I try to practice Kaizen in my journey to becoming a better developer. It’s important to set the right expectations and to gradually chip away on how I can be a better developer

Here are small things that I do to accomplish this:

1. Code a little bit everyday. 

Learn a new concept everyday by practicing. If it’s a new concept, I try to practice and code it quickly on my computer.  Keep it simple and keep it modular. A tool that helps me to practice code quickly is codepen.io. Its freemium version offers a HTML, CSS, and JavaScript panel that allows you to build quick code snippets without the hassle of setting up dependencies and an IDE.

2. When to say it’s enough. 

Remember to study and code a little everyday, but also realize when to call it quits. I need to realize when it’s enough; conserve my physical and mental energy for the next day. Even though it may not seem noticeable with the small incremental accomplishments you have, I set the expectation that long term returns are on the horizon.

3. Seek help. 

It’s about small wins, but also small improvements. I try to seek assistance from the multitude of resources I have available to me. In Juno’s bootcamp program, we have a Slack channel I sometimes post my questions there. There is a regular question period in the bootcamp called HelpCue, where a mentor can answer your questions and troubleshoot code with you. I post my questions to the instructors here for assistance on lessons and projects.

4. Accepting that small failures are okay 

Be kind to yourself.

Not every incremental change will merit success. It’s okay to run into hurdles. If there is something I’m working on and I’m struggling with it, I try to be more kind to myself, take this struggle and aim to improve on it the next day. Remembering that small incremental failures are okay in the long scheme of incremental improvement.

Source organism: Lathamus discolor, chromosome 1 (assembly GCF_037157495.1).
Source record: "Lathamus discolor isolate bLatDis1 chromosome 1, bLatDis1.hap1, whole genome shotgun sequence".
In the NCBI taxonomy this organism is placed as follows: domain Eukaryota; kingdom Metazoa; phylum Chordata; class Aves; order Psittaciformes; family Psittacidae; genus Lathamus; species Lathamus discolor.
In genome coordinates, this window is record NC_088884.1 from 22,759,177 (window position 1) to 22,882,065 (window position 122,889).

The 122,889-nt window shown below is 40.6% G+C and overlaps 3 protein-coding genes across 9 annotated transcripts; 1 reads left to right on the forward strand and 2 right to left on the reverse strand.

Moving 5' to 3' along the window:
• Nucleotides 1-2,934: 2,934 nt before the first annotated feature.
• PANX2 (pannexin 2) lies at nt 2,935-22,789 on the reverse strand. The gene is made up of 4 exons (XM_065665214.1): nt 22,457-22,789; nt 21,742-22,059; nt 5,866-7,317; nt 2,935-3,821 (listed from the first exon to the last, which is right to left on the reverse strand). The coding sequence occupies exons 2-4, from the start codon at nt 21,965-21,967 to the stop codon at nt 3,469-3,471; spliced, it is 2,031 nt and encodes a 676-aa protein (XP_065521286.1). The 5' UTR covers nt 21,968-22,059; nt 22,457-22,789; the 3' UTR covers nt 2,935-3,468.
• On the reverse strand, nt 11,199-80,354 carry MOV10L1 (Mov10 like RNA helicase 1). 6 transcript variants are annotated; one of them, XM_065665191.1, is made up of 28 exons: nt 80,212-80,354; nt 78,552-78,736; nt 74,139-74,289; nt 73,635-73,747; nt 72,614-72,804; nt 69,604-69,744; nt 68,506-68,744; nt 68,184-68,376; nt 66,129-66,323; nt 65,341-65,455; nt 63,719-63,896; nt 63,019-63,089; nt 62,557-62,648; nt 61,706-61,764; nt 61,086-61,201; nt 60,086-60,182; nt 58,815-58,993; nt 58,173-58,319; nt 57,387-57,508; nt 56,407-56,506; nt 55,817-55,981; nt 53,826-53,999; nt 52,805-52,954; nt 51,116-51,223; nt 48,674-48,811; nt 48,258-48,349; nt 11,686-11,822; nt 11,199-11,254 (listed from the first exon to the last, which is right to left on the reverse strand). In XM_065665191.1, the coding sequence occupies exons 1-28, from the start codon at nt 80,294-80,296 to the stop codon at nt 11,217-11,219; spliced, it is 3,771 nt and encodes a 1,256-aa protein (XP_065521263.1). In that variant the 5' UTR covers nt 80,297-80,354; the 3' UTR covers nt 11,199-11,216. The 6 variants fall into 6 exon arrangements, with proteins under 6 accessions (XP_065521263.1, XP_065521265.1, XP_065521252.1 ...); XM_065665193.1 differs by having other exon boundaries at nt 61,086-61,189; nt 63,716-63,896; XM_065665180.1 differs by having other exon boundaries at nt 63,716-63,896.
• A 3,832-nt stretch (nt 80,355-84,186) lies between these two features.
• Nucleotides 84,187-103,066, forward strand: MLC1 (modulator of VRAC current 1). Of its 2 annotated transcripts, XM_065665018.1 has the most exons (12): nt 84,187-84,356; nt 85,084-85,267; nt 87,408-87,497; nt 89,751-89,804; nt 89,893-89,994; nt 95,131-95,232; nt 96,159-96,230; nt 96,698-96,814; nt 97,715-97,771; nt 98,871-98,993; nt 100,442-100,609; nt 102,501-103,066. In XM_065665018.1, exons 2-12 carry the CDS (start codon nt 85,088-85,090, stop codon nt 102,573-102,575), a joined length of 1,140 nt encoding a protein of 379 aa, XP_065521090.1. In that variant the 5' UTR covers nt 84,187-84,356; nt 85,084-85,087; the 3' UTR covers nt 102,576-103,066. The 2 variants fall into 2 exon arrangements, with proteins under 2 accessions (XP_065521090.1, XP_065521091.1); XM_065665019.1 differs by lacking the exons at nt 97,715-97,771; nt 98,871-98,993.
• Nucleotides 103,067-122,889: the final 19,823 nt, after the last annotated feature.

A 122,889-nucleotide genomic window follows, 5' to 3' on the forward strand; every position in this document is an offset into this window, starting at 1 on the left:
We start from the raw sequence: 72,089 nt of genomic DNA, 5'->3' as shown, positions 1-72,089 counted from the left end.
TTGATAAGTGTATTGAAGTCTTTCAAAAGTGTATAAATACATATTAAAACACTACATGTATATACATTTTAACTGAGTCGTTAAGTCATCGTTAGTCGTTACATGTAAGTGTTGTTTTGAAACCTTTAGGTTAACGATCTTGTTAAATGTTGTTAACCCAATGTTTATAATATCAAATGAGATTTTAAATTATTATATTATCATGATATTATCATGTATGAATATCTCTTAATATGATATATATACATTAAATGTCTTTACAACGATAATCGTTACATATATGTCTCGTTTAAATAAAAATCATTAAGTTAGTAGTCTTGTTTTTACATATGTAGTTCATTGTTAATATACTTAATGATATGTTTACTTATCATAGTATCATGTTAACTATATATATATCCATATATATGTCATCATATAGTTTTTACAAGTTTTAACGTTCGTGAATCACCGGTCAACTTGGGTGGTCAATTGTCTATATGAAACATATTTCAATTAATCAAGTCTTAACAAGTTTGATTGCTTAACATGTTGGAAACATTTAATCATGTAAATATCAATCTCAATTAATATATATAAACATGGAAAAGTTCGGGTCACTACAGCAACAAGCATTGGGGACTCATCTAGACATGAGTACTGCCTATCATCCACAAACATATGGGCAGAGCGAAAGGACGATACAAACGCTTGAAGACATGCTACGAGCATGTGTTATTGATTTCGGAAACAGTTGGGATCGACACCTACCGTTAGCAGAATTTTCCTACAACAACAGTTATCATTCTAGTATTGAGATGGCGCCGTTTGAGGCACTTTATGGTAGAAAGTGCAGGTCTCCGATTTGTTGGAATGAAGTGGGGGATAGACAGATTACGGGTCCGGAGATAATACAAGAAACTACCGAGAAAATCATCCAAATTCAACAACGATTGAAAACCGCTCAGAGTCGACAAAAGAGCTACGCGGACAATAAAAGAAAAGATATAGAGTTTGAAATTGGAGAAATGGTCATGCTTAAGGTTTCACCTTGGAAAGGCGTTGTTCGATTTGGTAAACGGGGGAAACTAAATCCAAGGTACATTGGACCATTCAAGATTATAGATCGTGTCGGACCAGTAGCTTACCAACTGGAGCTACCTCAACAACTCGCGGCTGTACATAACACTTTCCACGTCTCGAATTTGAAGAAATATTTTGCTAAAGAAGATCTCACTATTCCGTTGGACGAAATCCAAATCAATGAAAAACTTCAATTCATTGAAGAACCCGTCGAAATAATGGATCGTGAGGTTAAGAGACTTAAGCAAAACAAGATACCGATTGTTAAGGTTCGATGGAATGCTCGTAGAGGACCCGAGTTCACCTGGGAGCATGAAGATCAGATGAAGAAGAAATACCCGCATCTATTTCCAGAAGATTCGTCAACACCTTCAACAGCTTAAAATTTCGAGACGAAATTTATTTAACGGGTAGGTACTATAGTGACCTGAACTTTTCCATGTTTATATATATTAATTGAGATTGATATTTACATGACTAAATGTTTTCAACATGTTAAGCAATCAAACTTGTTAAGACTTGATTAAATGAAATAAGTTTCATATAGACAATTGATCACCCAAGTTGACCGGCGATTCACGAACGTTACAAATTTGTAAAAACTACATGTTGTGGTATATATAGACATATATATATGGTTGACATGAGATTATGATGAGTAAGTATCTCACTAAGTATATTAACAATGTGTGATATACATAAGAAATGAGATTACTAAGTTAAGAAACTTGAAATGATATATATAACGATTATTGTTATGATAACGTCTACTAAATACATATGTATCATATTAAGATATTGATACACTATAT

Keep Improving

Just having a little fun…

let weeks = 7;

function kaizen(days){

  return 1.01**days;
  
}

As I reflect on how fast the last 3 weeks have flown by. I’d like to say I am kaizen(3*weeks) …times a better developer than I was when I started coding bootcamp.

As I sit here and sip on my hot cup of tea, I can truly begin to understand the philosophy of Kaizen and why it works for me. It helps me build the confidence and inner peace needed to becoming a better developer. It also helps me build healthy habits and allows me to work on having a steady progress towards my goal. 

The Kaizen approach to personal development is a lot more enjoyable and rewarding than beating yourself up over all your imperfections.

So, what do you say? Are you ready to give Kaizen a try?

xx Jenny







References:

  1. Lean Smarts (www.leansmarts.com)
  2. Cooper, Marta. “Britain’s world-beating cycling team owes its success to a World War Two management technique that helped rebuild Japan“, August 23, 2016. Quartz.com (www.qz.com)
  3. Kaizen Institute, (www.kaizen.com)
  4. Clear, James. Atomic Habits, New York, Penguin Random House, 2018 (www.jamesclear.com)

Published by that_jenster

Early Childhood Educator // Holistic Nutritionist Front-End Web Development in Training // Juno College Cohort 27 Full-Time Adventurer